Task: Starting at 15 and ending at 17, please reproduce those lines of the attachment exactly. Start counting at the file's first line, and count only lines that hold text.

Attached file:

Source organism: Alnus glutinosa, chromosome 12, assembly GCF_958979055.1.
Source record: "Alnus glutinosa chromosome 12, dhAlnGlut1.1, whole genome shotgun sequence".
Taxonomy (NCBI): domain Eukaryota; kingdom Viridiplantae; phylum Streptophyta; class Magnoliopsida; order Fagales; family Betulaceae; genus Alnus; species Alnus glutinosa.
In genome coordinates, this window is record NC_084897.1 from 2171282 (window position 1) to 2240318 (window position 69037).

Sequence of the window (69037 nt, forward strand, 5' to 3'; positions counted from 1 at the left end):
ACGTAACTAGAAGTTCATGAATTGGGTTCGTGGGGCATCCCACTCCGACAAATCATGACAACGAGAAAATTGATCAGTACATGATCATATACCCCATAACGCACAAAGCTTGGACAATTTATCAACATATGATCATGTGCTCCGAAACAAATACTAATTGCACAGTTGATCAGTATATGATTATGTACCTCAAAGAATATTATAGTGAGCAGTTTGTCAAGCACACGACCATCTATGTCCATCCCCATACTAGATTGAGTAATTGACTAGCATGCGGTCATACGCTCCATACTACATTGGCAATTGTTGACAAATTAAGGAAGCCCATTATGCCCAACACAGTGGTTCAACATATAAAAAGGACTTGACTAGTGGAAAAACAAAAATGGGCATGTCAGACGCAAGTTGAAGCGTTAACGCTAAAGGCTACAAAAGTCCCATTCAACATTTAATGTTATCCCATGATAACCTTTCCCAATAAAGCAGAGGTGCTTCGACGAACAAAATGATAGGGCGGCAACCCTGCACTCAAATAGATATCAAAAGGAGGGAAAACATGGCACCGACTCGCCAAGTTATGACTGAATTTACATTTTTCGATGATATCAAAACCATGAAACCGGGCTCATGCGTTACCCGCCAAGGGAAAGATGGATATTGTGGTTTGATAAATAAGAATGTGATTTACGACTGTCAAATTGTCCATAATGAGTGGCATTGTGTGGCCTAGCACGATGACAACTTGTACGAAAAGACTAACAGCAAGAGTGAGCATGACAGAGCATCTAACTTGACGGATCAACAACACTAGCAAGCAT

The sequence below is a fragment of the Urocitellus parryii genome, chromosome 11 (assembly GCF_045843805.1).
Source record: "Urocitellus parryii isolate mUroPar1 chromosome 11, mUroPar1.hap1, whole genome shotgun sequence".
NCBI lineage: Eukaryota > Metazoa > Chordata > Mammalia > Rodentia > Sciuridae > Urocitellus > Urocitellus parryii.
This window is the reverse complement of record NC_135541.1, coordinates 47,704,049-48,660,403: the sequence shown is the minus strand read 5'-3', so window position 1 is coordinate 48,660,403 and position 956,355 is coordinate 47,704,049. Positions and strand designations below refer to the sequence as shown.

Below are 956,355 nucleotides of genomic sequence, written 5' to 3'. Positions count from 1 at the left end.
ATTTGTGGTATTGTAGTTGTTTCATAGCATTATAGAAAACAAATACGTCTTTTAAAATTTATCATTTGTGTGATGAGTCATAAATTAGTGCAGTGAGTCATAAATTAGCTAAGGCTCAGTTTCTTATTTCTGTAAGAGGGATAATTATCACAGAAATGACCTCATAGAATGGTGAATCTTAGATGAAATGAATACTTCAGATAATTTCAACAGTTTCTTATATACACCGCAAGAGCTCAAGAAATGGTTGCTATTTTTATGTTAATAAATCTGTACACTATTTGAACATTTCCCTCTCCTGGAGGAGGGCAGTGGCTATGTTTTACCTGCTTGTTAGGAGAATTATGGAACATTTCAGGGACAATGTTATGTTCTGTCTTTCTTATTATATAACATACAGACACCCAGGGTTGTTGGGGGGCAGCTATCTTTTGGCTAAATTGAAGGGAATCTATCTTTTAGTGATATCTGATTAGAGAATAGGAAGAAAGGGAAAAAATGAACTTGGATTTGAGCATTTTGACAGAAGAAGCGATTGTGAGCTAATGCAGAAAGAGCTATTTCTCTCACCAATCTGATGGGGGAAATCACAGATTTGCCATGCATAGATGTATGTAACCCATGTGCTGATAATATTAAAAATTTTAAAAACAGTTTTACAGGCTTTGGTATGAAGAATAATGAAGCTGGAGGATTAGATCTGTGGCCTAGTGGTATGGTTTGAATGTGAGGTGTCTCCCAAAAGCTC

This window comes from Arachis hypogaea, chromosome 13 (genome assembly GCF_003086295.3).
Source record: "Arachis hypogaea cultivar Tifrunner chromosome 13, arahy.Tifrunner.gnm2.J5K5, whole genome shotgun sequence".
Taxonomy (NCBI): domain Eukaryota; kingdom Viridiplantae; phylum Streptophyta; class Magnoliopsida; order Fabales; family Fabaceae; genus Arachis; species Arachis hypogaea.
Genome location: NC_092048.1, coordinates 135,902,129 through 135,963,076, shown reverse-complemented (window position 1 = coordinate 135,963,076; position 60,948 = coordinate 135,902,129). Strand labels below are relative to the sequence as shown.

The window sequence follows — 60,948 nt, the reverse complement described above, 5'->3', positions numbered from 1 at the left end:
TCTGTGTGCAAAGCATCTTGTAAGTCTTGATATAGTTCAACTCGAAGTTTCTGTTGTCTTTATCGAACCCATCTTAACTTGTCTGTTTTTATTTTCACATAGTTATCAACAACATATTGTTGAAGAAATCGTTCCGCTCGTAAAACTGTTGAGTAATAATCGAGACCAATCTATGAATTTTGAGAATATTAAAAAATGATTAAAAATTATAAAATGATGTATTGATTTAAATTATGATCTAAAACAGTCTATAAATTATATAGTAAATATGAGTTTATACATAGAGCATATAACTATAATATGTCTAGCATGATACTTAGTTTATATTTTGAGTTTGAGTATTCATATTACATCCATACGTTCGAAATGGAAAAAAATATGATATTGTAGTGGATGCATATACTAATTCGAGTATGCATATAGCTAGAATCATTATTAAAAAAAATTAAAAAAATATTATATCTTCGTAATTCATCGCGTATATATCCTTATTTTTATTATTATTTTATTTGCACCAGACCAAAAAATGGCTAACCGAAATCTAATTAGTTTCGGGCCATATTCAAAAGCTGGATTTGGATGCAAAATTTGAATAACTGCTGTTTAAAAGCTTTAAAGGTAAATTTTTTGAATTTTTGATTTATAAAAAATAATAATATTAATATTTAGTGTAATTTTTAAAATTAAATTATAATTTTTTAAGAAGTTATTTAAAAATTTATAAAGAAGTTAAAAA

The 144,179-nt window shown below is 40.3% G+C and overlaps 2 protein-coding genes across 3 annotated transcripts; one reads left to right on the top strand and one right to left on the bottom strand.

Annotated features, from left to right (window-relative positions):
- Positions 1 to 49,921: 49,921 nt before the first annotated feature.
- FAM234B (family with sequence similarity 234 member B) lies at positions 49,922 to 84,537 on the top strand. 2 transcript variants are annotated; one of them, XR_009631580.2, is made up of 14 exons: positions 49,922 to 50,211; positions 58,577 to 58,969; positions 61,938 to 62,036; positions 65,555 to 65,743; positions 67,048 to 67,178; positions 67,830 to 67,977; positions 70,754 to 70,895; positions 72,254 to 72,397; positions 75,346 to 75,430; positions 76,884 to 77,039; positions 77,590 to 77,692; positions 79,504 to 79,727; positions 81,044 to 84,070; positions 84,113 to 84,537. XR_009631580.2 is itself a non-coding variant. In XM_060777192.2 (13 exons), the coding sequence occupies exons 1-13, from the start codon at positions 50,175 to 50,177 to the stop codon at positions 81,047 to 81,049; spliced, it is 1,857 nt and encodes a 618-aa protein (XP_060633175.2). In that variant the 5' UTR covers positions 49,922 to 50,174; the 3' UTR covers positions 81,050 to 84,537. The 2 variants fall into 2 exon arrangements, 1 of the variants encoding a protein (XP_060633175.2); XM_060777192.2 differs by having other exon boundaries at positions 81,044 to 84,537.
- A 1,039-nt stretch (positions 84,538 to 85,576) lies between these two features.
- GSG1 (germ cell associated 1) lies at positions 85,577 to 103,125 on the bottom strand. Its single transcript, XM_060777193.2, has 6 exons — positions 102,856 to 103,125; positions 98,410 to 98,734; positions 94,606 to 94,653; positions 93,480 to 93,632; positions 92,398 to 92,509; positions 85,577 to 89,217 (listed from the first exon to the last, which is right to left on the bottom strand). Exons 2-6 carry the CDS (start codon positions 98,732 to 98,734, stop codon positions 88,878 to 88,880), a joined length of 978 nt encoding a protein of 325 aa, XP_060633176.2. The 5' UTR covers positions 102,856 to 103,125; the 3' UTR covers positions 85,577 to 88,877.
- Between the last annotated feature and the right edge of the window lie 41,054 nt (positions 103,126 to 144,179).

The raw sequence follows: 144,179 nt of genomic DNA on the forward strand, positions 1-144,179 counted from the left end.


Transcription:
Taxonomy (NCBI): domain Eukaryota; kingdom Viridiplantae; phylum Streptophyta; class Magnoliopsida; order Fabales; family Fabaceae; genus Arachis; species Arachis hypogaea.
Genome location: NC_092048.1, coordinates 135,902,129 through 135,963,076, shown reverse-complemented (window position 1 = coordinate 135,963,076; position 60,948 = coordinate 135,902,129). Strand labels below are relative to the sequence as shown.

The window sequence follows — 60,948 nt, the reverse complement described above, 5'->3', positions numbered from 1 at the left end: